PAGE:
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  1. #1
    Join Date
    Dec. 29, 2009
    Location
    New Jersey / Florida
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    403

    Default Hard Keeper....what to feed??????

    I have an OTTB that I am trying to get another 50 lbs on. I've had him for a little over a year and have put quite a bit of weight on him....I just can't seem to get the last bit that he needs to really look good.

    I've been feeding Purina's Horsemen's Edge sweet feed. 4 quarts per feeding, twice a day feeding. It has 10% protein and 10% fat. I recently switched (3 - 4 weeks ago) to Tripple Crown Senior. He is not a senior but the feed store said that this grain would help him because it is easy to digest and has beat pulp in it for his weight. Not sure how long it should take to see a difference, but I'm not seeing one at all.

    He also gets a timothy hay mix....3-4 flakes twice a day.

    Any suggestions????????
    Life is what happens when you're making other plans. RiverDance



  2. #2
    Join Date
    Dec. 13, 1999
    Location
    Greensboro, NC
    Posts
    35,764

    Default

    Switching off the HE should get you going places here in short oder.

    How MUCH hay does he get? "Flakes" means nothing - could be 3lb flakes, could be 5lb flakes. Even at 5lb, which would be heavy for a Timothy flake, that's only 20lb of hay. If he's ever without hay, give more. He should have hay free choice.

    How's his deworming? How old is he and how long off the track? if you haven't done a Power Pack on him, get that done. If you haven't treated for tapeworms at least twice in the last year, do that.

    If he's under 5, the lack of "weight" gain may exist until he's truly done growing. My OTTB mare didn't truly get into good weight until she was about 7. Yes, her ribs were covered, but she was obviously just still immature in areas.
    ______________________________
    The CoTH CYA - please consult w/your veterinarian under any and all circumstances. - ET



  3. #3
    Join Date
    Jan. 29, 2008
    Posts
    669

    Default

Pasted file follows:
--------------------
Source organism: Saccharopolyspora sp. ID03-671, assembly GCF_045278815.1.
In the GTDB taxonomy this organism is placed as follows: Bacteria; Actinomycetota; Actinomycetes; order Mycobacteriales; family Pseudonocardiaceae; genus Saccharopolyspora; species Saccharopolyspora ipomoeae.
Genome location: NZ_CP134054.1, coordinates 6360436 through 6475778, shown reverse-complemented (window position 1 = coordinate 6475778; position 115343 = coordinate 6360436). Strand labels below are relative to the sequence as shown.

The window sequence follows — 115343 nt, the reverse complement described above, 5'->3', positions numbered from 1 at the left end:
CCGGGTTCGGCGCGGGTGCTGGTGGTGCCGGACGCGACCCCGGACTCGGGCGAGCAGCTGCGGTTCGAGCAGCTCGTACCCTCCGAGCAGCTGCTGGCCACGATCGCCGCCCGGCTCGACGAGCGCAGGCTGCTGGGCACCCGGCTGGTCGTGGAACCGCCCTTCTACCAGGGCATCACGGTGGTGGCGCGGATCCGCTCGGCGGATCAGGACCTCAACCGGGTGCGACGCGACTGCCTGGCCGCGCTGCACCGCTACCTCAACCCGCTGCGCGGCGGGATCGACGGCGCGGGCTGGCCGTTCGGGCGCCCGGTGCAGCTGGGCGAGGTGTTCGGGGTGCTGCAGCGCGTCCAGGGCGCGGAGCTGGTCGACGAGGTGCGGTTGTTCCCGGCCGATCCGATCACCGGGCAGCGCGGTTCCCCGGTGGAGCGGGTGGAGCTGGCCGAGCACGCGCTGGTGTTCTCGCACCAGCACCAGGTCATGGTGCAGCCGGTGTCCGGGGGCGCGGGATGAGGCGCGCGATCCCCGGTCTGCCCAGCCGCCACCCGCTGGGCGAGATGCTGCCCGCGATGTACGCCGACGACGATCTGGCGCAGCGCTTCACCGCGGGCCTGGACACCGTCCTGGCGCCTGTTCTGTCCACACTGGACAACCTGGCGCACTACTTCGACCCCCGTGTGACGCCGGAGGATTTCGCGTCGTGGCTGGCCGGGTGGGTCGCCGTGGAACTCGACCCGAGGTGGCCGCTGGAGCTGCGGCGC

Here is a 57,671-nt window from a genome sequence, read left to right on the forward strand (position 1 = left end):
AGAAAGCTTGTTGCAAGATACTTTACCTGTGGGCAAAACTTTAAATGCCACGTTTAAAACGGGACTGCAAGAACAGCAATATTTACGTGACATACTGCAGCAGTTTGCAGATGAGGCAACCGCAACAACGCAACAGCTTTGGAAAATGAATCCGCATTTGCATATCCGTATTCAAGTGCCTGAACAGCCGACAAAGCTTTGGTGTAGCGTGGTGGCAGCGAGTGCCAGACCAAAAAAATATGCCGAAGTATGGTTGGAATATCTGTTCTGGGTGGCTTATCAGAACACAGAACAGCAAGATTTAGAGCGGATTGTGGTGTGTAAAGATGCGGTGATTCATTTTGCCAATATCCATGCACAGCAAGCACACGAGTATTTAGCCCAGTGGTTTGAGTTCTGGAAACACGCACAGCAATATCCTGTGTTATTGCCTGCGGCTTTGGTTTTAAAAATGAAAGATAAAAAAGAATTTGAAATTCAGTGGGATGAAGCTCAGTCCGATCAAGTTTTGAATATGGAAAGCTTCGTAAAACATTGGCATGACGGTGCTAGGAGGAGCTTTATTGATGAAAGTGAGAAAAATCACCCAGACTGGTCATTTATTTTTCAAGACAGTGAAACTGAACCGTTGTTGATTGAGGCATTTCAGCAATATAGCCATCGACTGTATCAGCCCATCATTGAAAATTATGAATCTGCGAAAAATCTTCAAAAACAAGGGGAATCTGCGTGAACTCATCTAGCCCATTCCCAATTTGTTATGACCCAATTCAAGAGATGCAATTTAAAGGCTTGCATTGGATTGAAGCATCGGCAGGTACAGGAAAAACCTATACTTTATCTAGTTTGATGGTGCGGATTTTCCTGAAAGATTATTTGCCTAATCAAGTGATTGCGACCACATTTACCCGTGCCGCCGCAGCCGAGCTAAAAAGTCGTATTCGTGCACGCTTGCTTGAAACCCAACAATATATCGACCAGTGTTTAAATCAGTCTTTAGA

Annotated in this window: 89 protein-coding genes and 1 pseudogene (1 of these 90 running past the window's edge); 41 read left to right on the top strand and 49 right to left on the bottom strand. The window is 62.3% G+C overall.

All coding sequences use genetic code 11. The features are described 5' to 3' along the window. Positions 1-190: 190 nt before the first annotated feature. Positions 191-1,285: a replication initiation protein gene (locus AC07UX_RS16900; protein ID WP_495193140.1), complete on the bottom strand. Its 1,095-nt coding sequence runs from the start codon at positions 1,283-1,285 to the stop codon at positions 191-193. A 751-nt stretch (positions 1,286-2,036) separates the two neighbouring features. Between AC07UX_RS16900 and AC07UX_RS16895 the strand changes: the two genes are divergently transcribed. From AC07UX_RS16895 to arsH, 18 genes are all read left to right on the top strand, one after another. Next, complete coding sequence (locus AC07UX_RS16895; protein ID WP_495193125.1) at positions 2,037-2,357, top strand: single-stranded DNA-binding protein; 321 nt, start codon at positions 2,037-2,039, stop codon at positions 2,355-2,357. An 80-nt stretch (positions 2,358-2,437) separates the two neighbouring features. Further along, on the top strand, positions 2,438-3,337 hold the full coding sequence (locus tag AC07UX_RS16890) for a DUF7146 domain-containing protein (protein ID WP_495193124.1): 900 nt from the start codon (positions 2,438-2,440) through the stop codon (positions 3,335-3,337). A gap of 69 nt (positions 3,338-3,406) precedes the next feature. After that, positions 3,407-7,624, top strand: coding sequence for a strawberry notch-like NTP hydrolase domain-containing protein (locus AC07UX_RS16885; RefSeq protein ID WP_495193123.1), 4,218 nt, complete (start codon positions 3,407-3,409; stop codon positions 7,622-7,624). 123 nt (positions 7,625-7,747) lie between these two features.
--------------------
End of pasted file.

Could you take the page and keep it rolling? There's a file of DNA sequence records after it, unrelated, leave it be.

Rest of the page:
First make sure his teeth are in good shape...he may need to get floated,then deworm him on a consistent basis...he may even benefit from a panacur powerpack

    TC Senior is a great feed...you can always try adding plain soaked beetpulp,and if additional calories are still needed you can always try adding things like rice bran pellets,or even alfalfa pellets...but give it time...weight gain does not happen quickly...you want him to gain slowly.

    I also recommend a good probiotic such as Fastrack to help aid digestion,and possibly even an ulcer supplement such as Corta Flx Uguard or Finish Lines U7 Gastric Aid often make a big difference in weight gain and maintenance.

    And lastly...but most importantly...HAY HAY AND MORE HAY....above anything else-the more hay/fiber the better...offer free choice as good quality hay as possible...Alfalfa or an Alfalfa mix would be ideal...has more calories and will also benefit buffering his tummy.



  4. #4

    Default

    Quote Originally Posted by CelticRiverDance View Post

    He also gets a timothy hay mix....3-4 flakes twice a day.
    :
    weigh your hay and ENSURE that he ingests 2% of his weight in it a day

    than look to the feed

    Tamara in TN
    Production Acres,Pro A Welsh Cobs
    I am one of the last 210,000 remaining full time farmers in America.We feed the others.



  5. #5
    Join Date
    Dec. 13, 1999
    Location
    Greensboro, NC
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    35,764

    Default

    Quote Originally Posted by Tamara in TN View Post
    weigh your hay and ENSURE that he ingests 2% of his weight in it a day
    To clarify - >= 2% of his *desired* weight
    ______________________________
    The CoTH CYA - please consult w/your veterinarian under any and all circumstances. - ET



  6. #6
    Join Date
    Sep. 8, 2007
    Posts
    2,899

    Default

    For my hard-keeping OTTB I swear by Triple Crown Senior and free-choice hay. As soon as I go to anything less than free-choice the pounds start coming off. Also, be sure you have done a Panacur Powerpac and are worming against tapeworms every six months. And of course check the teeth.



  7. #7
    Join Date
    Jul. 20, 2007
    Location
    Rising Sun, MD
    Posts
    3,568

    Default

    Things I have used with very good success for adding weight:
    alfalfa (my first choice)
    flax seed (all of my horses get 1/2 cup a day, but I'll up that to 1 cup)
    soy bean meal - esp if they need to add along the top line
    up to a cup per day, great if you can find extruded soy bean meal that still has the fat
    a good vitamin/ mineral supplement ( I like Accel)

    what hasn't worked for me:
    senior feeds or ones with lots of beet pulp
    rice bran
    “While the rest of the species is descended from apes, redheads are descended from cats.” Mark Twain



  8. #8
    Join Date
    Jun. 25, 2007
    Posts
    2,223

    Default